What does this have to do with us?

By Monday April 13th, 2020April 16th, 2020Food for thought

An friend of mine, I call him Ralf here, gets fever, dry cough, at times chills. The typical symptoms.
As expected: SARS-CoV-2 positive.

That was two weeks ago. My friend is doing fine now. He has no more symptoms.
Ralf’s wife and his two children, one of them an infant, did not get any symptoms, but were tested too. Result: negative.
“That my family did not catch the disease from me seems not really possible, if one is to believe the epidemiologists and their descriptions of the infectivity of Corona,” Ralf wonders.

Another friend of mine, here called Klaus, had already been tested Corona-positive about four weeks ago. Because he felt healthy and wanted to end his quarantine, he had himself tested for the second time a few days ago – again positive, so still. This is also atypical, because it does not fit the alleged maximum duration of 14 days during which infected persons remain contagious.

I know this story is complicated enough, but it goes even further: Klaus knows on which evening he got infected. A colleague of his got infected at the same event, probably from the same person. Four weeks ago, this colleague developed mild symptoms which at first seemed to go away, but which suddenly worsened to such an extent that an emergency hospitalisation became necessary. He had previously infected his father. Both are now in intensive care at the same time. The father is given artificial respiration through a tracheotomy. The condition of both is said to be critical.

The microscopic enemy is getting closer.

When did I first think that the new corona virus could affect me? Probably as early as December 2019, but the thought remained nebulous at the time – even as the bad news from China began to accumulate. Then the horrible news from Italy came thick and fast. I know people who were affected and heard about their horror experiences. Again the question: What does this have to do with me? The answer: unclear.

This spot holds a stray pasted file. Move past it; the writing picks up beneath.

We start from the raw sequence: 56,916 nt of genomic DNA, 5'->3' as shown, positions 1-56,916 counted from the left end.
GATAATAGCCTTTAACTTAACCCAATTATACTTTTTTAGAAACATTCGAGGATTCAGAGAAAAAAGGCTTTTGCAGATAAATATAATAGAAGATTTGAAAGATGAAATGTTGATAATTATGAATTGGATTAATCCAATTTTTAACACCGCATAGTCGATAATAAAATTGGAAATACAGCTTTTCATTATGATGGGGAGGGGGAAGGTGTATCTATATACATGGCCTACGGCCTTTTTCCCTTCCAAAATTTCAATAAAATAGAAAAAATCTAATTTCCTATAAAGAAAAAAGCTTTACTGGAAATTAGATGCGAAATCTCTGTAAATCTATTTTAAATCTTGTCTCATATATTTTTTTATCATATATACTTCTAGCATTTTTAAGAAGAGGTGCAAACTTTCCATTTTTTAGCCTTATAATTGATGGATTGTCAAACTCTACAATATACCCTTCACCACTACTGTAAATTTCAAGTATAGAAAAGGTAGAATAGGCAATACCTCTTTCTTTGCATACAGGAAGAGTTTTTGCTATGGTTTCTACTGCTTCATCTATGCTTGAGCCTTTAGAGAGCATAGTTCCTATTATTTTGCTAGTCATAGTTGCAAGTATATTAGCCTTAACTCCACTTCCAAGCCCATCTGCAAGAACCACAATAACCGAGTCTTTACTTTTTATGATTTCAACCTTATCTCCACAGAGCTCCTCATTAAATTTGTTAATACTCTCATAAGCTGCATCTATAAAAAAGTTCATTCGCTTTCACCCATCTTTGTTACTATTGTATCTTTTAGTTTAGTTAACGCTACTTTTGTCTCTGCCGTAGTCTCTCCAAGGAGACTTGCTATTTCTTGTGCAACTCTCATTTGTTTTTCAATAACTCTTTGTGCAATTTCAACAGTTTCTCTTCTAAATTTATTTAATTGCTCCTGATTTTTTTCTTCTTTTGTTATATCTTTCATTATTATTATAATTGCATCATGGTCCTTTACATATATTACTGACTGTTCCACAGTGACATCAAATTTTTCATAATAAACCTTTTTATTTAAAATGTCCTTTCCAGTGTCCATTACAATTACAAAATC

A dispute has arisen between the Robert Koch Institute (RKI) and the Federal Association of German Pathologists. The RKI had advised against autopsies of so-called corona deaths. The Pathologists vehemently objected. “From the autopsies” of the dead “we can learn how to treat the living better. For this we need to know: What was essentially responsible for the death? We’re talking about Covid-19 deaths, and that’s not entirely wrong. But Covid may be bringing forward a death that’s already looming for other reasons.”
The current practice for determining the cause of death is very simple: if a person is corona-positive and dies, he is considered a Covid death. Whatever he actually died of.

What is more dangerous, I too asked myself just a week ago, Covid-19 or the media excitement about it? I do not know the answer today, except that both are evidently very unhealthy. This can be seen in the following two charts (The Economist, April 4th – 10th, page 73):

Mortality rate in the Madrid area in the first quarter of 2020. Source: “The Economist”, 4. – 10. April, Seite 73

Here the rate for the same period in a small town in the Bergamo region: